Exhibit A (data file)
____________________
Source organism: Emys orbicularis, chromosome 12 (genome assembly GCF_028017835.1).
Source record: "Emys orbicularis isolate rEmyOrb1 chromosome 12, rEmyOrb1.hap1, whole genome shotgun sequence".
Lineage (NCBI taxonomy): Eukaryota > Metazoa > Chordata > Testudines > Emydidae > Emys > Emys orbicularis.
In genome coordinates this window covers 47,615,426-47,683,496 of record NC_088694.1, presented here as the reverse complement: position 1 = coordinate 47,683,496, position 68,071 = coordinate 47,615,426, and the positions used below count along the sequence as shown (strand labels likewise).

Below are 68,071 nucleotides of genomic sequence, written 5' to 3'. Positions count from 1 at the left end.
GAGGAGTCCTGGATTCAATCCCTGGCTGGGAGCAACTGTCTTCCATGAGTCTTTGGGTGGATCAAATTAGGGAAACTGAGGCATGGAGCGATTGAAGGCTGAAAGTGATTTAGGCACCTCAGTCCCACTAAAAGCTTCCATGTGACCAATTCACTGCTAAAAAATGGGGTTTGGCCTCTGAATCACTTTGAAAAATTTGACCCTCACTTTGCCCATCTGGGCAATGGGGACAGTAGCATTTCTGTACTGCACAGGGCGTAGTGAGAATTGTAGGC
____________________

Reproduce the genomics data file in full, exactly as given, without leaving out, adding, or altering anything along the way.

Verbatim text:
Source organism: Emys orbicularis, chromosome 12 (genome assembly GCF_028017835.1).
Source record: "Emys orbicularis isolate rEmyOrb1 chromosome 12, rEmyOrb1.hap1, whole genome shotgun sequence".
Lineage (NCBI taxonomy): Eukaryota > Metazoa > Chordata > Testudines > Emydidae > Emys > Emys orbicularis.
In genome coordinates this window covers 47,615,426-47,683,496 of record NC_088694.1, presented here as the reverse complement: position 1 = coordinate 47,683,496, position 68,071 = coordinate 47,615,426, and the positions used below count along the sequence as shown (strand labels likewise).

Below are 68,071 nucleotides of genomic sequence, written 5' to 3'. Positions count from 1 at the left end.
GAGGAGTCCTGGATTCAATCCCTGGCTGGGAGCAACTGTCTTCCATGAGTCTTTGGGTGGATCAAATTAGGGAAACTGAGGCATGGAGCGATTGAAGGCTGAAAGTGATTTAGGCACCTCAGTCCCACTAAAAGCTTCCATGTGACCAATTCACTGCTAAAAAATGGGGTTTGGCCTCTGAATCACTTTGAAAAATTTGACCCTCACTTTGCCCATCTGGGCAATGGGGACAGTAGCATTTCTGTACTGCACAGGGCGTAGTGAGAATTGTAGGC